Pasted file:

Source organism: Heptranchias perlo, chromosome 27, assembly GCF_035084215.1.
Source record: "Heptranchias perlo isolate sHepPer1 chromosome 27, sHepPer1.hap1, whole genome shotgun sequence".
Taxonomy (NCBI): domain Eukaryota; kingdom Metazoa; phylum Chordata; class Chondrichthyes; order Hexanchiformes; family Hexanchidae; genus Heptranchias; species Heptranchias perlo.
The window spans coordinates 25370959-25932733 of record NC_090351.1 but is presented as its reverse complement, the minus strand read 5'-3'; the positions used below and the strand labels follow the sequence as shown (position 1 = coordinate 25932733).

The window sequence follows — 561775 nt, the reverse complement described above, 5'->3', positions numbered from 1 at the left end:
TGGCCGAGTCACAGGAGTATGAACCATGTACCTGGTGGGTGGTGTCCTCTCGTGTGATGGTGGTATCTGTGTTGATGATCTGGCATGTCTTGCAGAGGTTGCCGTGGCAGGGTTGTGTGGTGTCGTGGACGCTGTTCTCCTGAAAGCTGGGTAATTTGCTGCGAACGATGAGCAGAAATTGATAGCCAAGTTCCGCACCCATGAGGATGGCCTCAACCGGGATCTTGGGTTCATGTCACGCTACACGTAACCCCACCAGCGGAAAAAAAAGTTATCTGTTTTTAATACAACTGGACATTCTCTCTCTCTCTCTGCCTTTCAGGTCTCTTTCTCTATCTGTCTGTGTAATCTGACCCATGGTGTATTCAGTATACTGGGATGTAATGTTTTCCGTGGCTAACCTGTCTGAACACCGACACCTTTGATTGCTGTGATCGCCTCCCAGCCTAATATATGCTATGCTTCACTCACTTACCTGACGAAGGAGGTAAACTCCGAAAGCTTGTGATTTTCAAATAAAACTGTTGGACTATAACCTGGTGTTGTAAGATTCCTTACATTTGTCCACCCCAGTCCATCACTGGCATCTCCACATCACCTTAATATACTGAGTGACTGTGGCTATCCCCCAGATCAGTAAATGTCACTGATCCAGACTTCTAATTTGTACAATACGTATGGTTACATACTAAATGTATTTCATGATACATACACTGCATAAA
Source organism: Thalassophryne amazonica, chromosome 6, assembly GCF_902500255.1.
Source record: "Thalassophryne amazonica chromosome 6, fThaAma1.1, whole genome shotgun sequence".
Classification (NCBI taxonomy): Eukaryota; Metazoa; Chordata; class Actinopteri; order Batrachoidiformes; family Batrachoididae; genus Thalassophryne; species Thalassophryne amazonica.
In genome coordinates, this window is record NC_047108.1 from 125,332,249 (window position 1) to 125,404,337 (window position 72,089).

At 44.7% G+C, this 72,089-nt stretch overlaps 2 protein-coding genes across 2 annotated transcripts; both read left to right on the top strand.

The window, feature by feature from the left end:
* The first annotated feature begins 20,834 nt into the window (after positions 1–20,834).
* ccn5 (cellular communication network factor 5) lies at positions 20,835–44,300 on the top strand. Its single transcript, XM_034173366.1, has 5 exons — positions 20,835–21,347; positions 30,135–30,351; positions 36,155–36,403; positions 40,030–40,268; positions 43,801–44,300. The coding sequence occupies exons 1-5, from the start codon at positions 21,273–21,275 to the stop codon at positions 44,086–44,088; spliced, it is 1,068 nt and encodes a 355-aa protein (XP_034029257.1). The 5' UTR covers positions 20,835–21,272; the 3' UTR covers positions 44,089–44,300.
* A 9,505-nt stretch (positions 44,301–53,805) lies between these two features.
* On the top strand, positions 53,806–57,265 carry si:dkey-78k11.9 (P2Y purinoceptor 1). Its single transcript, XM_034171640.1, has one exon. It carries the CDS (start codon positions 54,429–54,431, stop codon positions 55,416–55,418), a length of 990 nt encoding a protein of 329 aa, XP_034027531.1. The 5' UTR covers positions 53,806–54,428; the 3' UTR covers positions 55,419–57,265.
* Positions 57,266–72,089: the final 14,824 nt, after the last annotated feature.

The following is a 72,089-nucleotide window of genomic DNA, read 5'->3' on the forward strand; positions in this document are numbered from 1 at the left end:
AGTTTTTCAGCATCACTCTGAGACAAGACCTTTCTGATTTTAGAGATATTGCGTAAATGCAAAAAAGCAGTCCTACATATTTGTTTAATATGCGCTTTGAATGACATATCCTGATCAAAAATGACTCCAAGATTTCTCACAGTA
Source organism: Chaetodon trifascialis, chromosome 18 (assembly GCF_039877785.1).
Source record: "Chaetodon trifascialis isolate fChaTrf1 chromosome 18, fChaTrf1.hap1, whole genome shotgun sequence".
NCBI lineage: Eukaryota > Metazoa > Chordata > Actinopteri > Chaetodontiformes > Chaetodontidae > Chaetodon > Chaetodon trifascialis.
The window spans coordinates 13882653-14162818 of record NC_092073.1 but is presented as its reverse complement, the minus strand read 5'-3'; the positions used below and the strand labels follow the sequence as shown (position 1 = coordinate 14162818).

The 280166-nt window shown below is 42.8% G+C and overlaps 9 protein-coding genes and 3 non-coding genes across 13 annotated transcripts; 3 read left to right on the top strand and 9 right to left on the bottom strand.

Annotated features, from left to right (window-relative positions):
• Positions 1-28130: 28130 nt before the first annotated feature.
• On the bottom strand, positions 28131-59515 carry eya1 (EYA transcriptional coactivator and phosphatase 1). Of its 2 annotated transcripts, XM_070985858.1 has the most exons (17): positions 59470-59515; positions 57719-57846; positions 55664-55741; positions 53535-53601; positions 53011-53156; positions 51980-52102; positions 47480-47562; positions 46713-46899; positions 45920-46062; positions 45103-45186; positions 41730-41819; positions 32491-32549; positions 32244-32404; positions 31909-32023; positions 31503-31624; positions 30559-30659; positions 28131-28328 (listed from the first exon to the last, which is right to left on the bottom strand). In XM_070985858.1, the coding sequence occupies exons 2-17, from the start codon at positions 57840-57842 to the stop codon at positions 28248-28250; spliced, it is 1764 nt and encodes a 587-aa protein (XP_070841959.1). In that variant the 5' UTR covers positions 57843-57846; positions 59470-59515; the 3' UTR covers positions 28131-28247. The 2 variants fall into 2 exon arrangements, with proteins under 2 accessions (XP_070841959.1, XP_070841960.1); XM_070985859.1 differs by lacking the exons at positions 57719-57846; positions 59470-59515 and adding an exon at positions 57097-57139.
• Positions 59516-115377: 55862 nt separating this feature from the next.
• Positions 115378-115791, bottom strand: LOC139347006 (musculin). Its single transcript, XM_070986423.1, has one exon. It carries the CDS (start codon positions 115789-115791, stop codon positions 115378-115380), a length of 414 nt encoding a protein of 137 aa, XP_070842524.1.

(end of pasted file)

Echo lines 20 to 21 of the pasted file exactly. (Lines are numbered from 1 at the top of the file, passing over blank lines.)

Source organism: Chaetodon trifascialis, chromosome 18 (assembly GCF_039877785.1).
Source record: "Chaetodon trifascialis isolate fChaTrf1 chromosome 18, fChaTrf1.hap1, whole genome shotgun sequence".